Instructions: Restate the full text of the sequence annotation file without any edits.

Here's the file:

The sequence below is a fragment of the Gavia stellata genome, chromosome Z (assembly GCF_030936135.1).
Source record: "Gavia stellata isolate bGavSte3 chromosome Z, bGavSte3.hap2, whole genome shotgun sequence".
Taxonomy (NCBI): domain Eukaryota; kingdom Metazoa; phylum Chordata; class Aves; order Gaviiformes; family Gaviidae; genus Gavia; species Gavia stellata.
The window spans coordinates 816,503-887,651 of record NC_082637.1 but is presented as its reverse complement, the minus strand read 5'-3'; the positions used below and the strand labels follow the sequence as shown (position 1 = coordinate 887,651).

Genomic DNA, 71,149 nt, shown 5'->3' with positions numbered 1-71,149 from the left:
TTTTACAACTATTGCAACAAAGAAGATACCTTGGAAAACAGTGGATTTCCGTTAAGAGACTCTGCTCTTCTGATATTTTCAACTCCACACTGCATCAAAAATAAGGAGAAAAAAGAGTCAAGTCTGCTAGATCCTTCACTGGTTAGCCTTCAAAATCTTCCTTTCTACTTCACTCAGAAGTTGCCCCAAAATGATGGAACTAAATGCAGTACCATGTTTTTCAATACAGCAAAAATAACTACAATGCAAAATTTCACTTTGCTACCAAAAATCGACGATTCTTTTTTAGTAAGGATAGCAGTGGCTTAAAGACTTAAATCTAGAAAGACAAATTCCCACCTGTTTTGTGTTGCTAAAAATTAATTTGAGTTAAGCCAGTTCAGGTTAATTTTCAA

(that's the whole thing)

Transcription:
The sequence below is a fragment of the Gavia stellata genome, chromosome Z (assembly GCF_030936135.1).
Source record: "Gavia stellata isolate bGavSte3 chromosome Z, bGavSte3.hap2, whole genome shotgun sequence".
Taxonomy (NCBI): domain Eukaryota; kingdom Metazoa; phylum Chordata; class Aves; order Gaviiformes; family Gaviidae; genus Gavia; species Gavia stellata.
The window spans coordinates 816,503-887,651 of record NC_082637.1 but is presented as its reverse complement, the minus strand read 5'-3'; the positions used below and the strand labels follow the sequence as shown (position 1 = coordinate 887,651).

Genomic DNA, 71,149 nt, shown 5'->3' with positions numbered 1-71,149 from the left:
TTTTACAACTATTGCAACAAAGAAGATACCTTGGAAAACAGTGGATTTCCGTTAAGAGACTCTGCTCTTCTGATATTTTCAACTCCACACTGCATCAAAAATAAGGAGAAAAAAGAGTCAAGTCTGCTAGATCCTTCACTGGTTAGCCTTCAAAATCTTCCTTTCTACTTCACTCAGAAGTTGCCCCAAAATGATGGAACTAAATGCAGTACCATGTTTTTCAATACAGCAAAAATAACTACAATGCAAAATTTCACTTTGCTACCAAAAATCGACGATTCTTTTTTAGTAAGGATAGCAGTGGCTTAAAGACTTAAATCTAGAAAGACAAATTCCCACCTGTTTTGTGTTGCTAAAAATTAATTTGAGTTAAGCCAGTTCAGGTTAATTTTCAA